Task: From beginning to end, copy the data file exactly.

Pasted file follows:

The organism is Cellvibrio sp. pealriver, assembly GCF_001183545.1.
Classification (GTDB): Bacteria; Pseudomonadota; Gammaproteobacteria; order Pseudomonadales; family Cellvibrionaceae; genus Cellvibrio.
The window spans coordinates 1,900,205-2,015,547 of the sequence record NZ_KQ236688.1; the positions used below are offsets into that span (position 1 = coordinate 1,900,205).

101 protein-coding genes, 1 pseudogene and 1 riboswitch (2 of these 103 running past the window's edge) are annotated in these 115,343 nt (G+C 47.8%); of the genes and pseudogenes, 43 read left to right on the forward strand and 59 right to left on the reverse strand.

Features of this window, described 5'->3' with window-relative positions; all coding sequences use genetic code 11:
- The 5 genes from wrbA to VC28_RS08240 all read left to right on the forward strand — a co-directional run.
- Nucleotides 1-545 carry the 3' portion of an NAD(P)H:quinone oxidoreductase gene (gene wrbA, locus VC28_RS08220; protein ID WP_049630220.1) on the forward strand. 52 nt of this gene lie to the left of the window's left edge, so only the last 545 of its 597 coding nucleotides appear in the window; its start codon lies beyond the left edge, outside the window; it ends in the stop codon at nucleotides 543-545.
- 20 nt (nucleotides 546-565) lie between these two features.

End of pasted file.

The organism is Cellvibrio sp. pealriver, assembly GCF_001183545.1.
Classification (GTDB): Bacteria; Pseudomonadota; Gammaproteobacteria; order Pseudomonadales; family Cellvibrionaceae; genus Cellvibrio.
The window spans coordinates 1,900,205-2,015,547 of the sequence record NZ_KQ236688.1; the positions used below are offsets into that span (position 1 = coordinate 1,900,205).

101 protein-coding genes, 1 pseudogene and 1 riboswitch (2 of these 103 running past the window's edge) are annotated in these 115,343 nt (G+C 47.8%); of the genes and pseudogenes, 43 read left to right on the forward strand and 59 right to left on the reverse strand.

Features of this window, described 5'->3' with window-relative positions; all coding sequences use genetic code 11:
- The 5 genes from wrbA to VC28_RS08240 all read left to right on the forward strand — a co-directional run.
- Nucleotides 1-545 carry the 3' portion of an NAD(P)H:quinone oxidoreductase gene (gene wrbA, locus VC28_RS08220; protein ID WP_049630220.1) on the forward strand. 52 nt of this gene lie to the left of the window's left edge, so only the last 545 of its 597 coding nucleotides appear in the window; its start codon lies beyond the left edge, outside the window; it ends in the stop codon at nucleotides 543-545.
- 20 nt (nucleotides 546-565) lie between these two features.